World's oldest spacewoman sets spacewalking record

Spacewalking astronauts have lost an important piece of shielding needed for the International Space Station.

Whitson, who at 57 is NASA's oldest female astronaut, has served as the International Space Station's first female commander, logged more than a year of her life in orbit during her 19-year-long career and spent dozens of hours walking in space. Whitson's spacewalk today will last about six and a half hours, not only pushing her past Williams' record for most time logged, but making her the third most experienced spacewalker of all time, only behind Anatoly Solovyev (68 hours) and former astronaut Mike Lopez-Alegria (67 hours). A new docking adapter will be installed on PMA-3 next year to make it compatible with spaceships in development by Boeing and SpaceX to ferry crews to and from the space station.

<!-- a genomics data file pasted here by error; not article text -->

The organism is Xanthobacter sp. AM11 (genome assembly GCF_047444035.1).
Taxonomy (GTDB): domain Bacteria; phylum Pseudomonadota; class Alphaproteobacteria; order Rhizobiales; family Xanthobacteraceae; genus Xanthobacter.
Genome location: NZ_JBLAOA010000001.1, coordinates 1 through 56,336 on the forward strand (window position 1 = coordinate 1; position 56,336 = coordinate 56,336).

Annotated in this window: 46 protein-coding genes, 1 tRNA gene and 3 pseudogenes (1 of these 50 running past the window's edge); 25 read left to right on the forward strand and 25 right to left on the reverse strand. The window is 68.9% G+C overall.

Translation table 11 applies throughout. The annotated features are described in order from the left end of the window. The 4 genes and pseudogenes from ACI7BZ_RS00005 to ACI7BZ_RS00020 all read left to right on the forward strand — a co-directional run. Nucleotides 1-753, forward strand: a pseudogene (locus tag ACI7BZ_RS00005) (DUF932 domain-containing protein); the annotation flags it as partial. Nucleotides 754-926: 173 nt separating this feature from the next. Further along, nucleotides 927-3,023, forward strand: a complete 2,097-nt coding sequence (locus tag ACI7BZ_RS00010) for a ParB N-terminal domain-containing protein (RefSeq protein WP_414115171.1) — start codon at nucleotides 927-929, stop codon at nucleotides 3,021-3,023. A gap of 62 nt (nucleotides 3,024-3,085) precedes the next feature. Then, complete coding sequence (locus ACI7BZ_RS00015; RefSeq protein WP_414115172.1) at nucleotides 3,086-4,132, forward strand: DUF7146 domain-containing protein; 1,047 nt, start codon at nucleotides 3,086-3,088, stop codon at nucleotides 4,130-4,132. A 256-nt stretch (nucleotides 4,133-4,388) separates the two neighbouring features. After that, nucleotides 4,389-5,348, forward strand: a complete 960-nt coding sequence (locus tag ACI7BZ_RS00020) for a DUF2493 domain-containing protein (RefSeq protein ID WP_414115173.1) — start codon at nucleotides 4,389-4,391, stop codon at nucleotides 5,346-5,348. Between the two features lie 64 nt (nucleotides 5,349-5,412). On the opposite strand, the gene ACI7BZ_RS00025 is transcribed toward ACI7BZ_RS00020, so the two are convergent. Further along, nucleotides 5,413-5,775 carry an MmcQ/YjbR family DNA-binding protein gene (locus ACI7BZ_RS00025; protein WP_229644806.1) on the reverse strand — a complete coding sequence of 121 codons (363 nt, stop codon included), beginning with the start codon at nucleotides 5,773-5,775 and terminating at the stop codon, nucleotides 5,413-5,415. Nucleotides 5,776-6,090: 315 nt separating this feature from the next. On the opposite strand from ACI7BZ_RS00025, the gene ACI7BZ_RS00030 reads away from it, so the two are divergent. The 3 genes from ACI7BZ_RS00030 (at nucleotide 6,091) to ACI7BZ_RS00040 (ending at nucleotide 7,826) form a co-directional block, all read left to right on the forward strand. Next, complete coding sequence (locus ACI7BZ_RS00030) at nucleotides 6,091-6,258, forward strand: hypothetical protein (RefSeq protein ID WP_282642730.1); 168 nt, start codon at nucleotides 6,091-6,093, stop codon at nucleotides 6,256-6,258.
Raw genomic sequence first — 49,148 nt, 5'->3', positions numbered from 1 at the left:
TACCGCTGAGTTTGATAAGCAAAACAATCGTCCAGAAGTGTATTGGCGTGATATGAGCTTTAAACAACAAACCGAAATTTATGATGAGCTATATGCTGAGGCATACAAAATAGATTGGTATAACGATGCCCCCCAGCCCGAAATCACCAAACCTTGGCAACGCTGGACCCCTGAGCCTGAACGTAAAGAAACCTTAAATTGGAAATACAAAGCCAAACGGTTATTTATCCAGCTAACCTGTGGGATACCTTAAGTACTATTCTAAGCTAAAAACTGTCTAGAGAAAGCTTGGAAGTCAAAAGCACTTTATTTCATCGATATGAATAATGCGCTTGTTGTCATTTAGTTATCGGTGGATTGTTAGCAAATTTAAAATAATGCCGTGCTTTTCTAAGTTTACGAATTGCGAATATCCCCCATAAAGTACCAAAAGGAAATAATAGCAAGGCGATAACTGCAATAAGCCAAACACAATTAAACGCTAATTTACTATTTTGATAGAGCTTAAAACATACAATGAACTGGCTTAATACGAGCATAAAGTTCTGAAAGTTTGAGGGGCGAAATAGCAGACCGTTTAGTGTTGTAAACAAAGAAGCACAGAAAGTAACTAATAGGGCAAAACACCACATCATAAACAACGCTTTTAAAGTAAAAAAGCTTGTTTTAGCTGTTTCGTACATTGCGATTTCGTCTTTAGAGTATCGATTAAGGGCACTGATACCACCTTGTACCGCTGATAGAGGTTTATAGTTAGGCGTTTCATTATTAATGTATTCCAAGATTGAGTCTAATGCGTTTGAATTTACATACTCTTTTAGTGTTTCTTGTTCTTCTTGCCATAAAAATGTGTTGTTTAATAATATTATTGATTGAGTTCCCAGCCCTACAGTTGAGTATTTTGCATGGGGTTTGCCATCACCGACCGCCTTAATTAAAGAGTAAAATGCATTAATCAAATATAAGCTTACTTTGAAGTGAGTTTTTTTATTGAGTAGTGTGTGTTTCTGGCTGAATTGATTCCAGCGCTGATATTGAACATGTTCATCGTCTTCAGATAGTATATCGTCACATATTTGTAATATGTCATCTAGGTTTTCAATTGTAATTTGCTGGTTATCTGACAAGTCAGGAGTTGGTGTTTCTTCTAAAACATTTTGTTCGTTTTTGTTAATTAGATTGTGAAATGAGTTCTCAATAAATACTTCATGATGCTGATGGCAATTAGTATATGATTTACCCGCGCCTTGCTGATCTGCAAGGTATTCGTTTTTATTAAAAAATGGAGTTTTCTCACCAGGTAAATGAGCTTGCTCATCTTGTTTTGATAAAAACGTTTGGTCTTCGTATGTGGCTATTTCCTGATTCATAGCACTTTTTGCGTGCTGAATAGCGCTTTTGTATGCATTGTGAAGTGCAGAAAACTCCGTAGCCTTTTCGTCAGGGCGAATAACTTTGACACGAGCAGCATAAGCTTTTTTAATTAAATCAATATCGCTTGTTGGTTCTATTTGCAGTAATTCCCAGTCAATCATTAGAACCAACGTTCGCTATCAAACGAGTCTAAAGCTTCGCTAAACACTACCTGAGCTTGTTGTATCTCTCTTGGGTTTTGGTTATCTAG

The world's oldest and most experienced spacewoman has just set another record, this time for spacewalking. She is America's most experienced female astronaut, veteran of two long-duration stays aboard the station in 2002 and 2007-08 totaling almost 377 days aloft.

The duo will reconnect cables on Pressurized Mating Adapter No. 3, which was robotically relocated Sunday from a port on the station's Tranquility module to a location on the Harmony module. Whitson departed for her third space station trip in November to set up a docking port for commercial crew ships being developed by Boeing and SpaceX.

Midway through Thursday's spacewalk, Whitson will surpass the current record for women of 50 hours and 40 minutes of total accumulated spacewalking time. But mission managers are debating the possibility of keeping Whitson in orbit until September to maximize research time. On Thursday, March 30, 2017, Whitson set a record for the most spacewalks by a woman, eight, as she works on preparations for a new docking port on the ISS.

  • Carolyn Briggs